Mr. Speaker, I rise to speak to private member’s bill, Bill C-211, an act respecting a federal framework on post-traumatic stress disorder.
Bill C-211 was introduced by the member for Cariboo—Prince George and calls on the Minister of Health to spearhead a concerted effort aimed at developing a federal framework to address a complex issue.
I would like to thank the member for Cariboo—Prince George for bringing this to the House. I would like to take a moment to talk about the important issue of post-traumatic stress disorder, otherwise known as PTSD in Canada.
As the daughter and spouse of firefighters, and the mother of two serving Canadian Armed Forces members, the issue of PTSD is a personal one for me. We have come a long way in our collective understanding of PTSD since it was first added to the Diagnostic and Statistical Manual of Mental Disorders by the American Psychiatric Association in 1980.
This addition was a significant turning point, because it formally acknowledged PTSD as an acquired mental health condition rather than a personal shortcoming. During the last decade, neuroimaging studies have reaffirmed that PTSD is real and measurable. Researchers can now observe the brain circuits that mediate this disorder.
Unfortunately, sensational media coverage has helped perpetuate the stereotype that people with PTSD are psychotic and violent, which is an inaccurate portrayal of this mental illness.
A traumatic event involves exposure to actual or threatened death, serious injury, or sexual violence. It may be a one-time incident or involve sustained or repeated exposure.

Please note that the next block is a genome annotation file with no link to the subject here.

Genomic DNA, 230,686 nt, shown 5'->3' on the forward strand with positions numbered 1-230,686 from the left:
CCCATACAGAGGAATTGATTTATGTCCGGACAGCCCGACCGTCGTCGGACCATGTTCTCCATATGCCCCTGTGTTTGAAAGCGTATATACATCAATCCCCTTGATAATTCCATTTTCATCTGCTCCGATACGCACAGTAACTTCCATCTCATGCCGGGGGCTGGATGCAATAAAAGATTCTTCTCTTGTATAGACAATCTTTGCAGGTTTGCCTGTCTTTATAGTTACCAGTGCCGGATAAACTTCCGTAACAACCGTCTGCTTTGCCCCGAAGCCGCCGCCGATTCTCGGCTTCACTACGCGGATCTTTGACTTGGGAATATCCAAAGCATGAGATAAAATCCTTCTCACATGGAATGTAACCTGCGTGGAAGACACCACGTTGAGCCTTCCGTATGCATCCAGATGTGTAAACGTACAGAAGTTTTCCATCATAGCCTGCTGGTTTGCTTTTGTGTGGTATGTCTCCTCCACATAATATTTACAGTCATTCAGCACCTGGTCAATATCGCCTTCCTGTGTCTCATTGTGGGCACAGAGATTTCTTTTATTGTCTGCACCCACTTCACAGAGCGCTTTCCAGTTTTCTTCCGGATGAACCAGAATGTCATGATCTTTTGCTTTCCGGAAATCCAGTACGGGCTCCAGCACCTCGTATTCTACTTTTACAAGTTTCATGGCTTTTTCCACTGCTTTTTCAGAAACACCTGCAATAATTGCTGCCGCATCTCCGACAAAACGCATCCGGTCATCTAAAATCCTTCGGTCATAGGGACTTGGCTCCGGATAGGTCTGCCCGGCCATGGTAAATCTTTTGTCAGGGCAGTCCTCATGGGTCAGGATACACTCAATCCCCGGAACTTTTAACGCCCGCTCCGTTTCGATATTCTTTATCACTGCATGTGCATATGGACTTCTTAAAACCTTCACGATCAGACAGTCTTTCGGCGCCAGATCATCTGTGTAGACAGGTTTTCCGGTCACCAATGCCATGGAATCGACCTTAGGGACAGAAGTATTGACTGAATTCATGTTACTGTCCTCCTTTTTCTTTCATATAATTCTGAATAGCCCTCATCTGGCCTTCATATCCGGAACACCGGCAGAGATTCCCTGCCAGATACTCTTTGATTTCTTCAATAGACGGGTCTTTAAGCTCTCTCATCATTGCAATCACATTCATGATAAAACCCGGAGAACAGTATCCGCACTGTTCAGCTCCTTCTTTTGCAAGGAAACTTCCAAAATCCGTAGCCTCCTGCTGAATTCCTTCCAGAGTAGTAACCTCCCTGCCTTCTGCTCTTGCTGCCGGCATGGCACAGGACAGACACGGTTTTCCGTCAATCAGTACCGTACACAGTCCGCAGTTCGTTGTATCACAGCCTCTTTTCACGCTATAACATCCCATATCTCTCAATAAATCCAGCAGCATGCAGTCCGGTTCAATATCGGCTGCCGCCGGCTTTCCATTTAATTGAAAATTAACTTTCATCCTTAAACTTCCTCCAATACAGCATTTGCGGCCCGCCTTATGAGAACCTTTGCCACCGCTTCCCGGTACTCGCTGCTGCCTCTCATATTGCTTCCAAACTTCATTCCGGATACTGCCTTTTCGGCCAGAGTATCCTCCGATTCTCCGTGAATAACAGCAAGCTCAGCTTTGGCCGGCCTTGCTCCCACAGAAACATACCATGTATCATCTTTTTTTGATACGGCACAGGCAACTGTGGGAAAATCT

Exposure can involve experiencing the traumatic event first-hand or witnessing or hearing about a traumatic event that happened to others.
The traumatic event or events completely wipe out the individual’s capacity to deal with or process the thoughts and emotions related to the incident.
Events that may be associated with PTSD include combat exposure, childhood abuse, sexual assault, and physical violence. Many other traumatic events can be associated with PTSD, such as natural disasters, intimate partner violence, and other extreme or life-threatening events. PTSD can develop immediately after someone experiences a disturbing event, or it can develop weeks, months, or even years later.
According to a 2008 study, about 9% of people in Canada will experience PTSD at some point in their lives. This is consistent with the worldwide prevalence, which ranges between 7% and 12%. Studies show that females are twice as likely to develop PTSD compared to males, but males are less likely than females to seek help. Children and adolescents also experience this disorder, and genetics may make some people more likely to develop it than others.
We also know that certain populations are at increased risk for PTSD because their jobs expose them to extreme and traumatic events that may be recurring. While many associate PTSD with military service, it can manifest in first responders, firefighters, corrections officers, emergency room personnel, victims of crime, and members of the RCMP.
The few studies that have been conducted indicate that between 10% and 35% of first responders will develop PTSD, and the lifetime prevalence of this disorder among active members of the Canadian Armed Forces is 11%. Unfortunately, there is not enough quality data to provide a clear and complete picture of the prevalence, and social and economic impacts of PTSD in Canada.
Collecting quality data on the prevalence and impact of PTSD in Canada is only part of the solution. Another important aspect is raising public awareness about this mental illness.